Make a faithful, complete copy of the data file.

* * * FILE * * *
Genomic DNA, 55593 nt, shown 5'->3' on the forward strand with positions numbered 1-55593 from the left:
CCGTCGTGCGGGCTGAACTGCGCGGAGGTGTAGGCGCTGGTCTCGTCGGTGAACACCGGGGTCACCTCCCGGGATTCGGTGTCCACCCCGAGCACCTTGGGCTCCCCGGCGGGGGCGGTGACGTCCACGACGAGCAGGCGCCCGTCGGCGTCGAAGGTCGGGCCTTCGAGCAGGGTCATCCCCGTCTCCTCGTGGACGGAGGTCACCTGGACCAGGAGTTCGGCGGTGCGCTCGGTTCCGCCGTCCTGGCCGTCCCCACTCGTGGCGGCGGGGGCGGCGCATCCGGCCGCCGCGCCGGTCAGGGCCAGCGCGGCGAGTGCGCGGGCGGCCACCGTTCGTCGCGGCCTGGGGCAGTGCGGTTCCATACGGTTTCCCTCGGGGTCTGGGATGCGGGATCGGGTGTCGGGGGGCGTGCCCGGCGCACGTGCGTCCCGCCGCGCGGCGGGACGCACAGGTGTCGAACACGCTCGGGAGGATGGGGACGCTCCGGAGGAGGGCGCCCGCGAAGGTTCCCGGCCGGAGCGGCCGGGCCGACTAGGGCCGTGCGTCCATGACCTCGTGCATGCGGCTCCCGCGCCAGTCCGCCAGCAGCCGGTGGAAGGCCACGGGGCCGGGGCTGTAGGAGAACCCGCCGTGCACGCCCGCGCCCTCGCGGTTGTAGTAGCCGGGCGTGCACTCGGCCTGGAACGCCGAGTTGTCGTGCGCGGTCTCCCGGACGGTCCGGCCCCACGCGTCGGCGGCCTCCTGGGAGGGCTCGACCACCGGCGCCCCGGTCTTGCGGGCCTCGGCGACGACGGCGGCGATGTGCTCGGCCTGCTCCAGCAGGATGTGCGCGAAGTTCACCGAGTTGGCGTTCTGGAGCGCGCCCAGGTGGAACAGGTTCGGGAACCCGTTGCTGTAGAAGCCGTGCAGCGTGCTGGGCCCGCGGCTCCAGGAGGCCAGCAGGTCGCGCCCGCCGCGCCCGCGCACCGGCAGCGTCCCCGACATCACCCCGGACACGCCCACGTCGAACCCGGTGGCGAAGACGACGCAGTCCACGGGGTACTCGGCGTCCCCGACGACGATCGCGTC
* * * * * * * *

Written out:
Genomic DNA, 55593 nt, shown 5'->3' on the forward strand with positions numbered 1-55593 from the left:
CCGTCGTGCGGGCTGAACTGCGCGGAGGTGTAGGCGCTGGTCTCGTCGGTGAACACCGGGGTCACCTCCCGGGATTCGGTGTCCACCCCGAGCACCTTGGGCTCCCCGGCGGGGGCGGTGACGTCCACGACGAGCAGGCGCCCGTCGGCGTCGAAGGTCGGGCCTTCGAGCAGGGTCATCCCCGTCTCCTCGTGGACGGAGGTCACCTGGACCAGGAGTTCGGCGGTGCGCTCGGTTCCGCCGTCCTGGCCGTCCCCACTCGTGGCGGCGGGGGCGGCGCATCCGGCCGCCGCGCCGGTCAGGGCCAGCGCGGCGAGTGCGCGGGCGGCCACCGTTCGTCGCGGCCTGGGGCAGTGCGGTTCCATACGGTTTCCCTCGGGGTCTGGGATGCGGGATCGGGTGTCGGGGGGCGTGCCCGGCGCACGTGCGTCCCGCCGCGCGGCGGGACGCACAGGTGTCGAACACGCTCGGGAGGATGGGGACGCTCCGGAGGAGGGCGCCCGCGAAGGTTCCCGGCCGGAGCGGCCGGGCCGACTAGGGCCGTGCGTCCATGACCTCGTGCATGCGGCTCCCGCGCCAGTCCGCCAGCAGCCGGTGGAAGGCCACGGGGCCGGGGCTGTAGGAGAACCCGCCGTGCACGCCCGCGCCCTCGCGGTTGTAGTAGCCGGGCGTGCACTCGGCCTGGAACGCCGAGTTGTCGTGCGCGGTCTCCCGGACGGTCCGGCCCCACGCGTCGGCGGCCTCCTGGGAGGGCTCGACCACCGGCGCCCCGGTCTTGCGGGCCTCGGCGACGACGGCGGCGATGTGCTCGGCCTGCTCCAGCAGGATGTGCGCGAAGTTCACCGAGTTGGCGTTCTGGAGCGCGCCCAGGTGGAACAGGTTCGGGAACCCGTTGCTGTAGAAGCCGTGCAGCGTGCTGGGCCCGCGGCTCCAGGAGGCCAGCAGGTCGCGCCCGCCGCGCCCGCGCACCGGCAGCGTCCCCGACATCACCCCGGACACGCCCACGTCGAACCCGGTGGCGAAGACGACGCAGTCCACGGGGTACTCGGCGTCCCCGACGACGATCGCGTC